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January 3, 1925


Author Affiliations


JAMA. 1925;84(1):20-24. doi:10.1001/jama.1925.02660270024008

A diligent search of our own and foreign language publications reveals but few reported cases of this disease, and of these only a few compare in extent to the cases to be reported at this time. Hypertrophies commonly seen by the stomatologist arise from broken down roots, irritations resulting from faulty dentistry, deposits of calculus, malocclusion, etc. The condition under consideration is not the result of these agencies and bears little or no resemblance to them.1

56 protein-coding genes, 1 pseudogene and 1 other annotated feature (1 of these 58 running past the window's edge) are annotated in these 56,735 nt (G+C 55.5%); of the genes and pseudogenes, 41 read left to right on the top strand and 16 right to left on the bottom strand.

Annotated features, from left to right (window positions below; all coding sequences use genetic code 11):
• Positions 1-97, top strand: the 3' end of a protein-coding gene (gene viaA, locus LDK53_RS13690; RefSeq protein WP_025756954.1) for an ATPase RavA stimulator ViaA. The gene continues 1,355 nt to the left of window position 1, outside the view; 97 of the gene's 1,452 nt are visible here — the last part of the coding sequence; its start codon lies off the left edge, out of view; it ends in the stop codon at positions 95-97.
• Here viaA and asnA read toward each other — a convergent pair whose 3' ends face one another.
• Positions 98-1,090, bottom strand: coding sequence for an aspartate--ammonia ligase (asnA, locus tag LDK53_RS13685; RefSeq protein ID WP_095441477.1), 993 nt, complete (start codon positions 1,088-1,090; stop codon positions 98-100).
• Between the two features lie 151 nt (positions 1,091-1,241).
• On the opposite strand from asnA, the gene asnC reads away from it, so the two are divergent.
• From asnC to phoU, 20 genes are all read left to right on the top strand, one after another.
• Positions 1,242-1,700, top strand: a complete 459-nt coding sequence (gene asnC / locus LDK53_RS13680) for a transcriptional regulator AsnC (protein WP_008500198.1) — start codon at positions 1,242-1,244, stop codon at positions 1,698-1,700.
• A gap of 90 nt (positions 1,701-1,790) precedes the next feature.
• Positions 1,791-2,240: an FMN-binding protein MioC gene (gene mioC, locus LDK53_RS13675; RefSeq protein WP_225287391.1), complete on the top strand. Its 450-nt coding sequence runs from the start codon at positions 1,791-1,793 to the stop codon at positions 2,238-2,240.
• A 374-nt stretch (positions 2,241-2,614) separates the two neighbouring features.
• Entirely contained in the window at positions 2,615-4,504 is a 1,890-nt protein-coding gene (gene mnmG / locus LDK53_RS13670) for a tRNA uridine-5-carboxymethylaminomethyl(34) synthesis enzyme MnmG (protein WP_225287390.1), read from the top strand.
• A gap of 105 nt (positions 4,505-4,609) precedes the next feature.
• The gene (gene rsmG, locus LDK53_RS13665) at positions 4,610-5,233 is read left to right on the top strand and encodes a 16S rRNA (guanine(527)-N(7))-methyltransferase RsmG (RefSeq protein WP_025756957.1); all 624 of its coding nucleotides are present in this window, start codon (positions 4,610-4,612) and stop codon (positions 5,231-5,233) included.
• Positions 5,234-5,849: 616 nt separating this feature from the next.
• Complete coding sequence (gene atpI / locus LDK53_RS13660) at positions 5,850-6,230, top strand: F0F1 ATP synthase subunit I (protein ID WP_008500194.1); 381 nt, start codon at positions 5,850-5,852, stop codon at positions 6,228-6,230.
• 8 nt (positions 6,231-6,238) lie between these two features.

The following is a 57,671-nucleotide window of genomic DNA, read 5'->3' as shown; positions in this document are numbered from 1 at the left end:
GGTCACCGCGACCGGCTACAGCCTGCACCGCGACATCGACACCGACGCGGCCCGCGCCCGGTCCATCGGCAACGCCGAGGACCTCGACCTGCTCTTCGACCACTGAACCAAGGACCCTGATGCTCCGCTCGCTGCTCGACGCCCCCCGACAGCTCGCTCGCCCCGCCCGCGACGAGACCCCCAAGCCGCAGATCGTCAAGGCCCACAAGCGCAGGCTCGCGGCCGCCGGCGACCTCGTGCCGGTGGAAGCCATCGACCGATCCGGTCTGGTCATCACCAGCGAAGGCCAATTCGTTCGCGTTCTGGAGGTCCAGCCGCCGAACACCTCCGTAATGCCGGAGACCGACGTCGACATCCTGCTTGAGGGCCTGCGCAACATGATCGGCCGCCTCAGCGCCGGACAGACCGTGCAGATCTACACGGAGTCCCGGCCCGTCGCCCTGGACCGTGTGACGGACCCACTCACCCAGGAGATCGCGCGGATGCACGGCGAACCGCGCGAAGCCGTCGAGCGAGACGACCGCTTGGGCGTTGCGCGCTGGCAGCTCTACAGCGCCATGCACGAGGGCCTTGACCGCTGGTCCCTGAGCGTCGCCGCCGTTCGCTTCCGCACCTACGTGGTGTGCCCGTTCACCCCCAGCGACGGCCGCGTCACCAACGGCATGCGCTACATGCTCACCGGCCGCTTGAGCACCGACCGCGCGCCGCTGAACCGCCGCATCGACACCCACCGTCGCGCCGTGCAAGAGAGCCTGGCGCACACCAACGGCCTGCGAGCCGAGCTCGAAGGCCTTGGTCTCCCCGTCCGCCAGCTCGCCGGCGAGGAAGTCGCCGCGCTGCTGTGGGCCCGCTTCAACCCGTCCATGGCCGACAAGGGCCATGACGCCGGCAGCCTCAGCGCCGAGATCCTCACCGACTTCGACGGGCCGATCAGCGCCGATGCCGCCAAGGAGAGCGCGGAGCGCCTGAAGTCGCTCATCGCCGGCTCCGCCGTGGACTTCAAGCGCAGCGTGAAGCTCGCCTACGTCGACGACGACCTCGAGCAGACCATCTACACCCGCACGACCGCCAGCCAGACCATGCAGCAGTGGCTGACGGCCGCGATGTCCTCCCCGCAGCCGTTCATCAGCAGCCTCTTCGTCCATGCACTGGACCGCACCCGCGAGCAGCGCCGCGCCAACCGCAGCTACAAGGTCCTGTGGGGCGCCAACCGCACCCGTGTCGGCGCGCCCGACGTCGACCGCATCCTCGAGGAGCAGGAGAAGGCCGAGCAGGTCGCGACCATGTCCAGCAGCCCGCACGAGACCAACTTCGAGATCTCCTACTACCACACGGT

Well authenticated cases show heredity,2 the disease having been traced through three generations,3 with several cases in the same family,4 while in a family of five only a single case developed.5 Males and females are about equally affected, with possibly a slight preponderance of cases among females. All cases reported since 1839 are of the various members of the Caucasian race. The disease is undoubtedly congenital in some cases,

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